9 When fathers assume a positive role in their child's education, students feel a positive impact. (http://www.fatherhood.org/fathers/how-to-be-a-dad/getinvolved-in-your-childs-education) Emotional and Behavioral Problems Poverty One study of school-aged children found that children with good relationships with their fathers were less likely to experience depression, to exhibit disruptive behavior, or to lie and were more likely to exhibit pro-social behavior. This same study found that boys with involved fathers had fewer school behavior problems and that girls had stronger self-esteem. (http://www.childwelfare.gov/pubs/usermanuals/fatherhood/chaptertwo.cfm) Children in father-absent homes are almost four times more likely to be poor. In 2011, 12 percent of children in married-couple families were living in poverty, compared to 44 percent of children in mother-only families (http://www.fatherhood.org/media/consequences-of-fatherabsence-statistics). Teen Pregnancy and Sexuality Burn s Living without a strong father figure: A context for teen mothers experience of having become sexually active (as cited in Father Facts, 2011, p. 75) reported: In a phenomenological study of adolescent mothers experiences of having become sexually active, it was revealed that teen mothers experiences of living without a strong father figure were an important factor for having become sexually active. Based on the study findings, the inability to bond in satisfactory ways with a father or father figure may result in earlier onset of sexual activity and the higher risk of teen pregnancy. The research and data included in this paper reveal the importance of engaging fathers in many areas of social work practice. If the statistics on the consequences of father absences on their children have not convinced you of the importance of engaging fathers in social work practice, then perhaps this statistics may:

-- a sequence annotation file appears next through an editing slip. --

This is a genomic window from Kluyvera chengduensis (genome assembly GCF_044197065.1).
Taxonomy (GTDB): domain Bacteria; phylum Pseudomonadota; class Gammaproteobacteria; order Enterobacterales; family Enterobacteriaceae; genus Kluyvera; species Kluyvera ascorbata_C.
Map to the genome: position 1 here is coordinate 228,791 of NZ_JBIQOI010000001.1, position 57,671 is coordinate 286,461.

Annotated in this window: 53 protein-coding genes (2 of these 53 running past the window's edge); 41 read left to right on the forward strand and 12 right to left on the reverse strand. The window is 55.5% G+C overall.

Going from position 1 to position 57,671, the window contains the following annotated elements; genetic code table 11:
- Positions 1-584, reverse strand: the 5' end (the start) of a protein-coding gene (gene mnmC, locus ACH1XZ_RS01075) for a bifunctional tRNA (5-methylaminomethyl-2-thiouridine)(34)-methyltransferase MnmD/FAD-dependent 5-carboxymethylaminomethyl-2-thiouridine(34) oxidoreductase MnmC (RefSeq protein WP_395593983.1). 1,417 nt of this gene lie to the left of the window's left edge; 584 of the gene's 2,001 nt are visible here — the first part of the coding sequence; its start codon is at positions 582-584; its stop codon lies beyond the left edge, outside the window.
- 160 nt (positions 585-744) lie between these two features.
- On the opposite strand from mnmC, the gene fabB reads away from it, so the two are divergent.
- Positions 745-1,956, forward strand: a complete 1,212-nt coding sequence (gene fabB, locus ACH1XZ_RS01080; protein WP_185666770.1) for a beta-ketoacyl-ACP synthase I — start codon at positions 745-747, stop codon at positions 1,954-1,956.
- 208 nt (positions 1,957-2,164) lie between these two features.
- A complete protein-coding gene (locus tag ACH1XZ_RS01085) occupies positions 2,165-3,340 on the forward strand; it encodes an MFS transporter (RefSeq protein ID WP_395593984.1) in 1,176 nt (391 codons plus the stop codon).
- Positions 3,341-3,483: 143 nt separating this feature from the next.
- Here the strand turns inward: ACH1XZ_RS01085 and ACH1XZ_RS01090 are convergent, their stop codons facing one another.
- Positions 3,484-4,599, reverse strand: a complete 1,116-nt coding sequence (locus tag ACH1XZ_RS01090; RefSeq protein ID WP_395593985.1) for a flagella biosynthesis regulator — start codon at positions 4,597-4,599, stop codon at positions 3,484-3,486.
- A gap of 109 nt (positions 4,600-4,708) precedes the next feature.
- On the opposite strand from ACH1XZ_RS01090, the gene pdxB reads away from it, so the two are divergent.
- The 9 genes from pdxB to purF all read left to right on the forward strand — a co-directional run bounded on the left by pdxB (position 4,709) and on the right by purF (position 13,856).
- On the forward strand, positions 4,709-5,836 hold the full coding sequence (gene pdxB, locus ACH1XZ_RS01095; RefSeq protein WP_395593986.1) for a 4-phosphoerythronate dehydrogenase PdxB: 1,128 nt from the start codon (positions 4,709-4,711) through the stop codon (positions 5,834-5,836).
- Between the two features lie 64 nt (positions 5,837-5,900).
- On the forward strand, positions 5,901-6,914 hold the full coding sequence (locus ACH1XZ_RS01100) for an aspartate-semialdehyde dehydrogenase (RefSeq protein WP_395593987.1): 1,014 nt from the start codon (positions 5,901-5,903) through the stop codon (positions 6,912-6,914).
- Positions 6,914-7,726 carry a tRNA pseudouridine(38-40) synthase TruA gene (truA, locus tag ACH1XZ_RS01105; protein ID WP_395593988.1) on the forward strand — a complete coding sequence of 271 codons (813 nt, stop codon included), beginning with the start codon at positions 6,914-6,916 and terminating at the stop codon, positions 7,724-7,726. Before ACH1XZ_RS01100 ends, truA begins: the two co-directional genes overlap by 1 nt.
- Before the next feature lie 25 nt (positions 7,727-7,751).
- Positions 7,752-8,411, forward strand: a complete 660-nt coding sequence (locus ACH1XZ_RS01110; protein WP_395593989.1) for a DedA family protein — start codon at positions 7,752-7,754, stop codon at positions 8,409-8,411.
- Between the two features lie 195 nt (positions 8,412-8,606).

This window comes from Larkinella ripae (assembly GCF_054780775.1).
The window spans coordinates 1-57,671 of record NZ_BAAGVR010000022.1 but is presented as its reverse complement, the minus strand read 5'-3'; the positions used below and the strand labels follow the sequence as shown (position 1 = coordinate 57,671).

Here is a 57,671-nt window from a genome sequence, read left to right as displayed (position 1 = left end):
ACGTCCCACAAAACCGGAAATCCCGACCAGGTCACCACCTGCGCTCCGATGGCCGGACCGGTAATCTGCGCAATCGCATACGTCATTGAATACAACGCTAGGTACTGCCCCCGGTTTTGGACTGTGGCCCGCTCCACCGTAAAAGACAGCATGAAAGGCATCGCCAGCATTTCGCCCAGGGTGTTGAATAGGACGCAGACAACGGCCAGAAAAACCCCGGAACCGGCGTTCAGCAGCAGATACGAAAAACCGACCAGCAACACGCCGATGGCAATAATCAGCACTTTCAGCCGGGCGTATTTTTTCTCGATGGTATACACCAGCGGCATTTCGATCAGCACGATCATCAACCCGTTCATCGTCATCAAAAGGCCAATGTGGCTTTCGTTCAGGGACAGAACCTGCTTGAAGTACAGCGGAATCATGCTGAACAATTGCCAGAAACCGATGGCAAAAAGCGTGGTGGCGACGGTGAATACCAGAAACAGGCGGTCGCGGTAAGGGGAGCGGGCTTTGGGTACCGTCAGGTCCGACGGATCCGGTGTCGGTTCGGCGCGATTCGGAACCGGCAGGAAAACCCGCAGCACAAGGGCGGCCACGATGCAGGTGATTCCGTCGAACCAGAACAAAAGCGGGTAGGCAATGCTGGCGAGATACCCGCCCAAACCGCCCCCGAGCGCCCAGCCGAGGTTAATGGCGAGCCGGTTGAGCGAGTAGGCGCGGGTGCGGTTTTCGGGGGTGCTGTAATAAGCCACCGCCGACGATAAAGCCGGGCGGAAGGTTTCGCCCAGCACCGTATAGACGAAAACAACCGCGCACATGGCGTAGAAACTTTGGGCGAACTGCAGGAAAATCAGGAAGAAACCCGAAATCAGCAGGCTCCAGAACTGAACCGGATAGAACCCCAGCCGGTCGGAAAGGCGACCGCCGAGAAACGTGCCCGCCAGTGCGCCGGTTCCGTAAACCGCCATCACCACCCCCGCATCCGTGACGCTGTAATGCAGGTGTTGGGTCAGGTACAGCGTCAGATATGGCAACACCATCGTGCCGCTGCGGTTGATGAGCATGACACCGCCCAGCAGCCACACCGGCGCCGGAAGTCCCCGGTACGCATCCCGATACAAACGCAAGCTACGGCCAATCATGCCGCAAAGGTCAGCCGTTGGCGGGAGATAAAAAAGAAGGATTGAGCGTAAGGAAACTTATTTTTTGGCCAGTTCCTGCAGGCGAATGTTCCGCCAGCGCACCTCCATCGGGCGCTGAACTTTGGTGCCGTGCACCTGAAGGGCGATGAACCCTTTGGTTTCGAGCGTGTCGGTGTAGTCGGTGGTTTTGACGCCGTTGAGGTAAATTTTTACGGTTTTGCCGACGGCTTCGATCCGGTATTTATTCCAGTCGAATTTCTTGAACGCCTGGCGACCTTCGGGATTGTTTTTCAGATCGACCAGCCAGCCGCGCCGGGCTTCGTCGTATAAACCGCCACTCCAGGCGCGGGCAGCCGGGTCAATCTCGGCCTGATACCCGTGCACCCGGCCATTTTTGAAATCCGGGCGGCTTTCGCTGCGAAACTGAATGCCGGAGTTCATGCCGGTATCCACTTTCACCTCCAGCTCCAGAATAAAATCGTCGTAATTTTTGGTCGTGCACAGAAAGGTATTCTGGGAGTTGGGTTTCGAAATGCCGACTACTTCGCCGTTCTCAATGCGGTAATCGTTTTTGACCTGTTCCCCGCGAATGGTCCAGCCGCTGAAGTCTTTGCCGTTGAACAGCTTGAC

10 The Federal Government spent at least $99.8 billion providing assistance to father-absent families in $99.8 billion is the amount the Federal government spent on thirteen means-tested benefit programs and on child support enforcement for single mothers. These programs include the Earned Income Tax Credit, Temporary Assistance for Needy Families (TANF), child support enforcement, food and nutrition programs, housing programs, Medicaid, and the State Children s Health Insurance Plan (SCHIP) (http://www.fatherhood.org/ media/fatherhood-statistics/one-hundred-billion-dollar-man-download). Barriers and Challenges to Fathers Involvement Historically fathers have had an adversarial relationship with social services. For despite a decade of attention, little attempt has been made to account for where the fatherhood crisis comes from in the first place. While it doubtless has a number of contributing social and economic causes that stretch back decades, there is evidence that the critical dimensions it has assumed in the last decade proceed at least in part from public policy, and that the problem should be seen less as sociological or psychological and more as political. What is neglected is the large governmental machinery that has arisen at the federal, state, and local levels and abroad to address family issues. Extensive executive-branch agencies administer not only welfare but child protection, childsupport enforcement, and other quasi-police functions. Yet the linchpin of this machinery is the judiciary: the little-understood system of family courts, which have arisen during the last 40 years (Baskerville, 2002).